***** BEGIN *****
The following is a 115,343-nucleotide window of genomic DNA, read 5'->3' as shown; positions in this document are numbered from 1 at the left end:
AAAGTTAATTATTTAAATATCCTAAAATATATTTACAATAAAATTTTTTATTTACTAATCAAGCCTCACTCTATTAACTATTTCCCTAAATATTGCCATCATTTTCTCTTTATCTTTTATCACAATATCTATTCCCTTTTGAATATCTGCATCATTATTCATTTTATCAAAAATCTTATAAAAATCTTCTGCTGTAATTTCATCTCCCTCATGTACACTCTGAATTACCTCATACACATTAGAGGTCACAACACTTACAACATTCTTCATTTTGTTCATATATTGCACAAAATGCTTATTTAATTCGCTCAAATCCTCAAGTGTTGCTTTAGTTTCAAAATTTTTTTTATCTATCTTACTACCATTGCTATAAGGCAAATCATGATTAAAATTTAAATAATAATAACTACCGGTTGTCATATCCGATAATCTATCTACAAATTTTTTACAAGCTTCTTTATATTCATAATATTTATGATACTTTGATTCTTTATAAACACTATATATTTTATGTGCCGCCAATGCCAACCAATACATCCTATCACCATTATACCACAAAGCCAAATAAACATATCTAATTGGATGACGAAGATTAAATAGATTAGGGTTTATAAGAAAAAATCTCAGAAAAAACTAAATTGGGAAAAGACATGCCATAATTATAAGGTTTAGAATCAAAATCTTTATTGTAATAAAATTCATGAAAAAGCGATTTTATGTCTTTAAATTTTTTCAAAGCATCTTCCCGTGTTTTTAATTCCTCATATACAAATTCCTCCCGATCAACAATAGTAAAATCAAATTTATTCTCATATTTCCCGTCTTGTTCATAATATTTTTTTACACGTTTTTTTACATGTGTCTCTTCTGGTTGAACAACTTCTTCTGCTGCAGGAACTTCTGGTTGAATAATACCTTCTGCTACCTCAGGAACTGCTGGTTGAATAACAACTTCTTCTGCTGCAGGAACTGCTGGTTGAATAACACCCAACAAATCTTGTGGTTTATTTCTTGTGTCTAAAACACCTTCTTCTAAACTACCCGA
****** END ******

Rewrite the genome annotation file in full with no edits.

The following is a 115,343-nucleotide window of genomic DNA, read 5'->3' as shown; positions in this document are numbered from 1 at the left end:
AAAGTTAATTATTTAAATATCCTAAAATATATTTACAATAAAATTTTTTATTTACTAATCAAGCCTCACTCTATTAACTATTTCCCTAAATATTGCCATCATTTTCTCTTTATCTTTTATCACAATATCTATTCCCTTTTGAATATCTGCATCATTATTCATTTTATCAAAAATCTTATAAAAATCTTCTGCTGTAATTTCATCTCCCTCATGTACACTCTGAATTACCTCATACACATTAGAGGTCACAACACTTACAACATTCTTCATTTTGTTCATATATTGCACAAAATGCTTATTTAATTCGCTCAAATCCTCAAGTGTTGCTTTAGTTTCAAAATTTTTTTTATCTATCTTACTACCATTGCTATAAGGCAAATCATGATTAAAATTTAAATAATAATAACTACCGGTTGTCATATCCGATAATCTATCTACAAATTTTTTACAAGCTTCTTTATATTCATAATATTTATGATACTTTGATTCTTTATAAACACTATATATTTTATGTGCCGCCAATGCCAACCAATACATCCTATCACCATTATACCACAAAGCCAAATAAACATATCTAATTGGATGACGAAGATTAAATAGATTAGGGTTTATAAGAAAAAATCTCAGAAAAAACTAAATTGGGAAAAGACATGCCATAATTATAAGGTTTAGAATCAAAATCTTTATTGTAATAAAATTCATGAAAAAGCGATTTTATGTCTTTAAATTTTTTCAAAGCATCTTCCCGTGTTTTTAATTCCTCATATACAAATTCCTCCCGATCAACAATAGTAAAATCAAATTTATTCTCATATTTCCCGTCTTGTTCATAATATTTTTTTACACGTTTTTTTACATGTGTCTCTTCTGGTTGAACAACTTCTTCTGCTGCAGGAACTTCTGGTTGAATAATACCTTCTGCTACCTCAGGAACTGCTGGTTGAATAACAACTTCTTCTGCTGCAGGAACTGCTGGTTGAATAACACCCAACAAATCTTGTGGTTTATTTCTTGTGTCTAAAACACCTTCTTCTAAACTACCCGA